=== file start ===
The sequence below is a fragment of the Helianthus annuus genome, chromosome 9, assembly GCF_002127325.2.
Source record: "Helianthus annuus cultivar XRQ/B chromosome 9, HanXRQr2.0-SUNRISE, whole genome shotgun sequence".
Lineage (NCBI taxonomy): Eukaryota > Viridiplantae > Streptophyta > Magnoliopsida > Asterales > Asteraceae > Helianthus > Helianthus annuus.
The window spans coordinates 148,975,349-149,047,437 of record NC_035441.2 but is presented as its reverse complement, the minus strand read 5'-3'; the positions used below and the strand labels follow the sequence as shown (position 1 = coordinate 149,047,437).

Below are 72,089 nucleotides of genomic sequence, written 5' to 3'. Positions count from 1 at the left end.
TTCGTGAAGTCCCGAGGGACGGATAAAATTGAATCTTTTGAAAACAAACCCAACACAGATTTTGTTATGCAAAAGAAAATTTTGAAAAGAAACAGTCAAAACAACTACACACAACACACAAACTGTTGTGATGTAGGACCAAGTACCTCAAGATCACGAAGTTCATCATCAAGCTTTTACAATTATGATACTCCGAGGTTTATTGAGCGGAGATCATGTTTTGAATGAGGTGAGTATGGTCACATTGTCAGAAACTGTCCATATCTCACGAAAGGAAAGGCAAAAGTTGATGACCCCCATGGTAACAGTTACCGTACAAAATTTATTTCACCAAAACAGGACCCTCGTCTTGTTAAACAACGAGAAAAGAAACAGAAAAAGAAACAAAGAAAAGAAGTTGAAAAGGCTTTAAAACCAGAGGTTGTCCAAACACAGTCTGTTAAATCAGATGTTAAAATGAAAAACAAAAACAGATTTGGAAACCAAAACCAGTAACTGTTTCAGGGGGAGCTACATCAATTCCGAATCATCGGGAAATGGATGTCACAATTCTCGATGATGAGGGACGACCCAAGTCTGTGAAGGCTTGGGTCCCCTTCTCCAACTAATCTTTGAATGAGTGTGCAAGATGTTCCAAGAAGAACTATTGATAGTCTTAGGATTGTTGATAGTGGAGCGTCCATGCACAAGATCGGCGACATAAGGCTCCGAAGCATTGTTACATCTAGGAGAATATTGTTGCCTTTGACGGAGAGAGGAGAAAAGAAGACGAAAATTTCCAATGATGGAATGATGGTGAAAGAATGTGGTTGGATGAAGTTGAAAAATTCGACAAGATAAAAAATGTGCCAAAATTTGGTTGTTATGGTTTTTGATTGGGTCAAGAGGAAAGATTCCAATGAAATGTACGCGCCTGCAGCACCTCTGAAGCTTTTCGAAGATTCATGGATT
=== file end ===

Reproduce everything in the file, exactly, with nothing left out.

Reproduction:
The sequence below is a fragment of the Helianthus annuus genome, chromosome 9, assembly GCF_002127325.2.
Source record: "Helianthus annuus cultivar XRQ/B chromosome 9, HanXRQr2.0-SUNRISE, whole genome shotgun sequence".
Lineage (NCBI taxonomy): Eukaryota > Viridiplantae > Streptophyta > Magnoliopsida > Asterales > Asteraceae > Helianthus > Helianthus annuus.
The window spans coordinates 148,975,349-149,047,437 of record NC_035441.2 but is presented as its reverse complement, the minus strand read 5'-3'; the positions used below and the strand labels follow the sequence as shown (position 1 = coordinate 149,047,437).

Below are 72,089 nucleotides of genomic sequence, written 5' to 3'. Positions count from 1 at the left end.
TTCGTGAAGTCCCGAGGGACGGATAAAATTGAATCTTTTGAAAACAAACCCAACACAGATTTTGTTATGCAAAAGAAAATTTTGAAAAGAAACAGTCAAAACAACTACACACAACACACAAACTGTTGTGATGTAGGACCAAGTACCTCAAGATCACGAAGTTCATCATCAAGCTTTTACAATTATGATACTCCGAGGTTTATTGAGCGGAGATCATGTTTTGAATGAGGTGAGTATGGTCACATTGTCAGAAACTGTCCATATCTCACGAAAGGAAAGGCAAAAGTTGATGACCCCCATGGTAACAGTTACCGTACAAAATTTATTTCACCAAAACAGGACCCTCGTCTTGTTAAACAACGAGAAAAGAAACAGAAAAAGAAACAAAGAAAAGAAGTTGAAAAGGCTTTAAAACCAGAGGTTGTCCAAACACAGTCTGTTAAATCAGATGTTAAAATGAAAAACAAAAACAGATTTGGAAACCAAAACCAGTAACTGTTTCAGGGGGAGCTACATCAATTCCGAATCATCGGGAAATGGATGTCACAATTCTCGATGATGAGGGACGACCCAAGTCTGTGAAGGCTTGGGTCCCCTTCTCCAACTAATCTTTGAATGAGTGTGCAAGATGTTCCAAGAAGAACTATTGATAGTCTTAGGATTGTTGATAGTGGAGCGTCCATGCACAAGATCGGCGACATAAGGCTCCGAAGCATTGTTACATCTAGGAGAATATTGTTGCCTTTGACGGAGAGAGGAGAAAAGAAGACGAAAATTTCCAATGATGGAATGATGGTGAAAGAATGTGGTTGGATGAAGTTGAAAAATTCGACAAGATAAAAAATGTGCCAAAATTTGGTTGTTATGGTTTTTGATTGGGTCAAGAGGAAAGATTCCAATGAAATGTACGCGCCTGCAGCACCTCTGAAGCTTTTCGAAGATTCATGGATT